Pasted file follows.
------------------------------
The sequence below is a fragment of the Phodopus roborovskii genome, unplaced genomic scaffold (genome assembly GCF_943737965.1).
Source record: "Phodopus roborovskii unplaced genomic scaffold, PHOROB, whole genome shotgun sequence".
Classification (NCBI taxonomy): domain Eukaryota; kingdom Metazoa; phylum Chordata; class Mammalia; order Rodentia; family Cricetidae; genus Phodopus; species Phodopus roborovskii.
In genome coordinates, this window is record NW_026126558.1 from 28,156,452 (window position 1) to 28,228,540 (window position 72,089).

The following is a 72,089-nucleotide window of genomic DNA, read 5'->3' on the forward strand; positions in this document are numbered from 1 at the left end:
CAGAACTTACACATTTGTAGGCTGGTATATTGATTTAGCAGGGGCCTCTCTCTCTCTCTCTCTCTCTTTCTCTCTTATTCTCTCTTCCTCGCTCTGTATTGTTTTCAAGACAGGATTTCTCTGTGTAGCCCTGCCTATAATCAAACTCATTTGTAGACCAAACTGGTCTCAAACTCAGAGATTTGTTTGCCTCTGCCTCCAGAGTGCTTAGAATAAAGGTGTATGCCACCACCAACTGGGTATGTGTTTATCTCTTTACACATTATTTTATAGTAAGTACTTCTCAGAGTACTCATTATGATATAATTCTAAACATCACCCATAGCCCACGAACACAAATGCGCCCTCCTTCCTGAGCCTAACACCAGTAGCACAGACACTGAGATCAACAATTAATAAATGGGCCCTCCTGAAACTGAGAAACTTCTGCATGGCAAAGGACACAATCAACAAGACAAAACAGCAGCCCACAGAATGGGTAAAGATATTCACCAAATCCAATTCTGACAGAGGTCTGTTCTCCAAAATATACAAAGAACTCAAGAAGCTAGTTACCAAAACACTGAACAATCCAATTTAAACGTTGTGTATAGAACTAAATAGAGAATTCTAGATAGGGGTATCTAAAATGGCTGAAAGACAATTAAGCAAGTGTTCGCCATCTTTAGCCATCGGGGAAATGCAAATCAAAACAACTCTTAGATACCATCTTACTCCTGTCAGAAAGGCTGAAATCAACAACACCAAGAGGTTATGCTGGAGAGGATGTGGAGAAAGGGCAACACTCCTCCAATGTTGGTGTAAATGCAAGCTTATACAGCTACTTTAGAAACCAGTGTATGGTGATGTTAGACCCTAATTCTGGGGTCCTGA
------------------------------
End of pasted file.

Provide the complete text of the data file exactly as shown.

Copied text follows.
The sequence below is a fragment of the Phodopus roborovskii genome, unplaced genomic scaffold (genome assembly GCF_943737965.1).
Source record: "Phodopus roborovskii unplaced genomic scaffold, PHOROB, whole genome shotgun sequence".
Classification (NCBI taxonomy): domain Eukaryota; kingdom Metazoa; phylum Chordata; class Mammalia; order Rodentia; family Cricetidae; genus Phodopus; species Phodopus roborovskii.
In genome coordinates, this window is record NW_026126558.1 from 28,156,452 (window position 1) to 28,228,540 (window position 72,089).

The following is a 72,089-nucleotide window of genomic DNA, read 5'->3' on the forward strand; positions in this document are numbered from 1 at the left end:
CAGAACTTACACATTTGTAGGCTGGTATATTGATTTAGCAGGGGCCTCTCTCTCTCTCTCTCTCTCTTTCTCTCTTATTCTCTCTTCCTCGCTCTGTATTGTTTTCAAGACAGGATTTCTCTGTGTAGCCCTGCCTATAATCAAACTCATTTGTAGACCAAACTGGTCTCAAACTCAGAGATTTGTTTGCCTCTGCCTCCAGAGTGCTTAGAATAAAGGTGTATGCCACCACCAACTGGGTATGTGTTTATCTCTTTACACATTATTTTATAGTAAGTACTTCTCAGAGTACTCATTATGATATAATTCTAAACATCACCCATAGCCCACGAACACAAATGCGCCCTCCTTCCTGAGCCTAACACCAGTAGCACAGACACTGAGATCAACAATTAATAAATGGGCCCTCCTGAAACTGAGAAACTTCTGCATGGCAAAGGACACAATCAACAAGACAAAACAGCAGCCCACAGAATGGGTAAAGATATTCACCAAATCCAATTCTGACAGAGGTCTGTTCTCCAAAATATACAAAGAACTCAAGAAGCTAGTTACCAAAACACTGAACAATCCAATTTAAACGTTGTGTATAGAACTAAATAGAGAATTCTAGATAGGGGTATCTAAAATGGCTGAAAGACAATTAAGCAAGTGTTCGCCATCTTTAGCCATCGGGGAAATGCAAATCAAAACAACTCTTAGATACCATCTTACTCCTGTCAGAAAGGCTGAAATCAACAACACCAAGAGGTTATGCTGGAGAGGATGTGGAGAAAGGGCAACACTCCTCCAATGTTGGTGTAAATGCAAGCTTATACAGCTACTTTAGAAACCAGTGTATGGTGATGTTAGACCCTAATTCTGGGGTCCTGA